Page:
Conway Daily Sun, March 24,2009
By Michael Kline
Sometimes the simplest thing in the world hits you as the solution to your biggest problem. I love that! I keep thinking about new applications for Steven Covey’s landmark book The 7 Habits of Highly Effective People. Initially, I thought of it as another self-help manual - good in theory but near impossible in real life. I was young and foolish when I first read it; now that I’m old and foolish, it’s a much more enjoyable read. I’ve studied the book repeatedly, I’ve listened to the audio version repeatedly, I watched the videos and taught the lessons dozens of times. I still find new applications every time I think about the habits. I’m going to share with you some business insights from the 7 habits with the hope that you will want to learn them and create a program to improve your business.
Be forewarned, like learning a philosophy or a religion this is a journey, not a destination. It’s deeply rooted in principles so it remains solid no matter how our situations change. You can apply the habits to your health, family, job, or closest personal relationship, but this is a business column, so that’s where we’re headed today. Lately, I’ve been writing new workshops for small businesses and in my research I’ve been attending seminars like a Power Point slide-show junkie. It’s no wonder so many people think seminars don’t work when they keep teaching manipulative tricks to get people to do what you want. In the process I’m realizing that while you do need to learn the rules of the game, you don’t need personality trait-type “techniques” for sales training, customer service or managing people.
In sales training, there’s a process – some call it 5 steps, others 7 steps, but all agree the most important element of the process is listening to the customer; this is also called a needs analysis, but Covey calls it habit #5 “Seek First to Understand, Then be Understood”. Imagine if that was a habit - how helpful you would be to your customers in the sales process. Imagine in customer service, how surprised and happy a customer would be if seeking to understand them was the norm amongst your employees. The lacking of this habit is the source of so much poor service and indifference we feel at retail stores, restaurants or even so-called service businesses, and don’t even get me started on the customer service call-centers. In a recent seminar on supervisory skills, every situation that students presented could have been addressed using one of the 7 Habits, or prevented entirely by practicing and teaching all the habits in the workplace. On the topics of personal responsibility, surviving a recession, dealing with limitations around you – apply Habit #1 Be Proactive/Take Responsibility”. On goal setting, business planning or project management – Habit #2 “Begin with the end in mind”. Time management –Habit #3 “Putting First Things First”. Dealing with difficult people, or negotiating with suppliers, Habit #4 “Think Win-Win”. Any situation that suggests a compromise – refuse to compromise – that’s where no one gets what they want. Habit #6 “Synergy” in where you work together to find a new, third solution better than either party initially sought. Increase productivity, stop burn-out, improve morale, reduce turn-over and absenteeism – Habit #7 Sharpen the Saw.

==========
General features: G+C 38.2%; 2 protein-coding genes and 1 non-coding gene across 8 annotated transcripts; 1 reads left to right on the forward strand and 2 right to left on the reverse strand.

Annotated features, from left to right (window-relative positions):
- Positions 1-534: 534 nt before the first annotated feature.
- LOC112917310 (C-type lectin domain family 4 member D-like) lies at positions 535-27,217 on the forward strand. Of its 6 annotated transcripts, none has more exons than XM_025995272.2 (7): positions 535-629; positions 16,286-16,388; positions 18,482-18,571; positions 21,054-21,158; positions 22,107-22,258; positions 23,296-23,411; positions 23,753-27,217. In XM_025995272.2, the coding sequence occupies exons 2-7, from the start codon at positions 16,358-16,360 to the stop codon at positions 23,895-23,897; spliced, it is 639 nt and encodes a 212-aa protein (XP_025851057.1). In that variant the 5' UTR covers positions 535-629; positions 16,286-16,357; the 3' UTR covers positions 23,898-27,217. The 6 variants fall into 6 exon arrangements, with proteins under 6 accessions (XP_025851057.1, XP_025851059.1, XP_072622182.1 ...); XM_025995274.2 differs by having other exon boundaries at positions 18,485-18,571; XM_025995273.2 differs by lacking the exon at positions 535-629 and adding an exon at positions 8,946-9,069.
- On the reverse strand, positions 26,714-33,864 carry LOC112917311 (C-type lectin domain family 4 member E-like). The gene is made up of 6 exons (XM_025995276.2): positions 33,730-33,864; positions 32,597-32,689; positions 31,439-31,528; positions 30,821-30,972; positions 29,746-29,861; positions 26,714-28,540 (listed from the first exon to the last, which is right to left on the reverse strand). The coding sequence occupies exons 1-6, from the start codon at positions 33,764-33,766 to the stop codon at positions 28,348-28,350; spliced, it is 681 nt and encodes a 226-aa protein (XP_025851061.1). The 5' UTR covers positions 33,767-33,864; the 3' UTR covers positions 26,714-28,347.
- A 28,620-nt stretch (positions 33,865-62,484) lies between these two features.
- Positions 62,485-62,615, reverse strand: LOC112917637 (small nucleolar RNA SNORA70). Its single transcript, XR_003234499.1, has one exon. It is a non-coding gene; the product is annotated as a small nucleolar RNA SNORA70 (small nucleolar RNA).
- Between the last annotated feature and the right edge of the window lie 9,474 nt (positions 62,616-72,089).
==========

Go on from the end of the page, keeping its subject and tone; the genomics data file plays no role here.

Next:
Properly implemented, a comprehensive company culture initiative based on the 7 Habits could dramatically change your company and everyone in it. Having worked in a company that did this, I can personally attest to its effectiveness. I’ve never seen the buy-in of any other program like we saw from this initiative, because it values and empowers everyone, builds trust and turns the phrase about people being our best asset from lip-service to reality. Now, if you’re not a fan of singing kum ba yuh and hoping for the best, then you’re wondering how this works in real life. So glad you asked!
To bridge the gap between theory and application, I integrate these habits into my strategic planning and management system. This initiative fits perfectly with the management methodology discussed in my last column. If you missed past columns discussing the mechanical side of the management system, visit my website www.klineseminars.com and click on “articles” or email me at firstname.lastname@example.org with questions, thoughts or requests for help.